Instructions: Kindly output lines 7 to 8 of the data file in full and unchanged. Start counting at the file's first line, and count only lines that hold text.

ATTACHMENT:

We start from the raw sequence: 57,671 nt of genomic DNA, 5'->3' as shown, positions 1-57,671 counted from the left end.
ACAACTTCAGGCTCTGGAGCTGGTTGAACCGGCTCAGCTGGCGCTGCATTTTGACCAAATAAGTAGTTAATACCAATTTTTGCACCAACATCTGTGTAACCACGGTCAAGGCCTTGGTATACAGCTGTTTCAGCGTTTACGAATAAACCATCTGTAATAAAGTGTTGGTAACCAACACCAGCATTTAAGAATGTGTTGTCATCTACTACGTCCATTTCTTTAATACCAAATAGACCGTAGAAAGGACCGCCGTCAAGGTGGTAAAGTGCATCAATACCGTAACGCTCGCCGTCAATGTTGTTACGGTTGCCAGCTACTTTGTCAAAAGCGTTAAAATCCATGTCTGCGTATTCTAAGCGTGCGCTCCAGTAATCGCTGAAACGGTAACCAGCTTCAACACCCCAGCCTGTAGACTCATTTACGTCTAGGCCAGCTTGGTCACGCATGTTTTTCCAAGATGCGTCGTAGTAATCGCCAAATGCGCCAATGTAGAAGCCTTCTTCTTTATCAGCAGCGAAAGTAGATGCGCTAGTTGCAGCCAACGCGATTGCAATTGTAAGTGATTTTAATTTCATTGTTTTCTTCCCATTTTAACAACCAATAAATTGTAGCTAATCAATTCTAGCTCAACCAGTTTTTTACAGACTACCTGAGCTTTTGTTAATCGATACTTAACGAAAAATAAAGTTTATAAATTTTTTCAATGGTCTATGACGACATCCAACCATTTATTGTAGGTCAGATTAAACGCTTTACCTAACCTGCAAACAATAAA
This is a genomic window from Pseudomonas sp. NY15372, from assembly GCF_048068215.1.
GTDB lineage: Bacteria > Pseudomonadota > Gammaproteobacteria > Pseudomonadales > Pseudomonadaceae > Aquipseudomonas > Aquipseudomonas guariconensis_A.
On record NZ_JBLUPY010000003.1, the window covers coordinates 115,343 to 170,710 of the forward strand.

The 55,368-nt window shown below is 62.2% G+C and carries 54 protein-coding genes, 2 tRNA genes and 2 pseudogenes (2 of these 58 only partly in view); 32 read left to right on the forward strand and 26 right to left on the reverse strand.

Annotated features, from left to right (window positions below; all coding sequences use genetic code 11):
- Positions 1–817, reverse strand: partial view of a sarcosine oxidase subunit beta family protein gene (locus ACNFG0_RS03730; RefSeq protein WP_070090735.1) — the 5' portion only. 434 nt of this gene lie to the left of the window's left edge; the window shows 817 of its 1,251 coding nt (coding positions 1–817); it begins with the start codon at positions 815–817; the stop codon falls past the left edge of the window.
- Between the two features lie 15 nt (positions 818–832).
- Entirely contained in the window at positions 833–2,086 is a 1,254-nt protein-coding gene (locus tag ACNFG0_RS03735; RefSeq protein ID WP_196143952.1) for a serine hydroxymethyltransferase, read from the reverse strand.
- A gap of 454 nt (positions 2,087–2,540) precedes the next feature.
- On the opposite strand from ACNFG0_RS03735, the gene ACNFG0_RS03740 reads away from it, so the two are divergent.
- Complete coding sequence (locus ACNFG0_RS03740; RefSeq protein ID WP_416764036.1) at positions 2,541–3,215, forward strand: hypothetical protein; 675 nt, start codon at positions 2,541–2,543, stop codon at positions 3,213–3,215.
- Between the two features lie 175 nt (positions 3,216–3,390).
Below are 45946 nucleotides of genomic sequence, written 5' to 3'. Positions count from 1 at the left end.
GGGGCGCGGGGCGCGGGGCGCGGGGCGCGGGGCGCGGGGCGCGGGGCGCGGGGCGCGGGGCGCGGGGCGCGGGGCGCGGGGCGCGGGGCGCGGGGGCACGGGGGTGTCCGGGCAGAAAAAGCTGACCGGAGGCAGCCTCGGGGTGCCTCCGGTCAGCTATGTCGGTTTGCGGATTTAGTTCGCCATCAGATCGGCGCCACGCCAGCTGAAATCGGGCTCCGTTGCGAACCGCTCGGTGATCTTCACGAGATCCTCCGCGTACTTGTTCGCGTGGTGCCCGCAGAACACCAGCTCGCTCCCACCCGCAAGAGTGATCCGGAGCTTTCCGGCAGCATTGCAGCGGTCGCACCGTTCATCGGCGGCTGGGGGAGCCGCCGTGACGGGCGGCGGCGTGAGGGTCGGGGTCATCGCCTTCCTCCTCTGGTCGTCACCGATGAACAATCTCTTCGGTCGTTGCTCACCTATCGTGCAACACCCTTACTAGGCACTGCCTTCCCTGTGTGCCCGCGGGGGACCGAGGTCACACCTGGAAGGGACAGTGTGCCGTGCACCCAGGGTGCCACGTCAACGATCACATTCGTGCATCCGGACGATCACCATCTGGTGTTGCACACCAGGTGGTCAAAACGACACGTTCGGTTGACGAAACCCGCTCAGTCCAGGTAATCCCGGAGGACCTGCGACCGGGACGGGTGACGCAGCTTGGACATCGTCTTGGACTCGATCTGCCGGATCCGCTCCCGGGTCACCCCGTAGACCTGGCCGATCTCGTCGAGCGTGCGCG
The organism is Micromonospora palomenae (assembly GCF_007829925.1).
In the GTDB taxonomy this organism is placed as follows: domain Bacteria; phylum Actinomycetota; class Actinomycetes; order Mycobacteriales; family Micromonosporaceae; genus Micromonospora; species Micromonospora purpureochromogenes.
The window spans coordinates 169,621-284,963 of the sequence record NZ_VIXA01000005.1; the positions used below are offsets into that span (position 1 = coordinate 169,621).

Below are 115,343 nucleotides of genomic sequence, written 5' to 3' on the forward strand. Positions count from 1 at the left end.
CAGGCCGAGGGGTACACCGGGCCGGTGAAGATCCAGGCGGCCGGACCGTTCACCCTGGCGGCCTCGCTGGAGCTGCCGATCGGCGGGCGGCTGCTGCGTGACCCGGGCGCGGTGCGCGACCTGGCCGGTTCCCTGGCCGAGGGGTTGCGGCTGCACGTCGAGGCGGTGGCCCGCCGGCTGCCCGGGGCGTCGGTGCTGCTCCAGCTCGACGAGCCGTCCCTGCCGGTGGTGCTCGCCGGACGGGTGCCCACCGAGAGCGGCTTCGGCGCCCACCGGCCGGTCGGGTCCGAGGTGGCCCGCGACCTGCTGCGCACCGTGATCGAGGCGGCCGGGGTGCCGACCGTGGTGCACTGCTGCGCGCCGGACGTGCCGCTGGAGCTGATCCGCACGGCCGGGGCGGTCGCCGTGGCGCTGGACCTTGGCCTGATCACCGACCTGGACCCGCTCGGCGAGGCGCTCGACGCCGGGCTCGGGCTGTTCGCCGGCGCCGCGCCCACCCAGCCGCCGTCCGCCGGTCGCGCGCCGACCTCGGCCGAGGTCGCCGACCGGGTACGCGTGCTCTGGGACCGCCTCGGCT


Annotated features, from left to right (window positions below; all coding sequences use genetic code 11):
- Positions 1–817, reverse strand: partial view of a sarcosine oxidase subunit beta family protein gene (locus ACNFG0_RS03730; RefSeq protein WP_070090735.1) — the 5' portion only. 434 nt of this gene lie to the left of the window's left edge; the window shows 817 of its 1,251 coding nt (coding positions 1–817); it begins with the start codon at positions 815–817; the stop codon falls past the left edge of the window.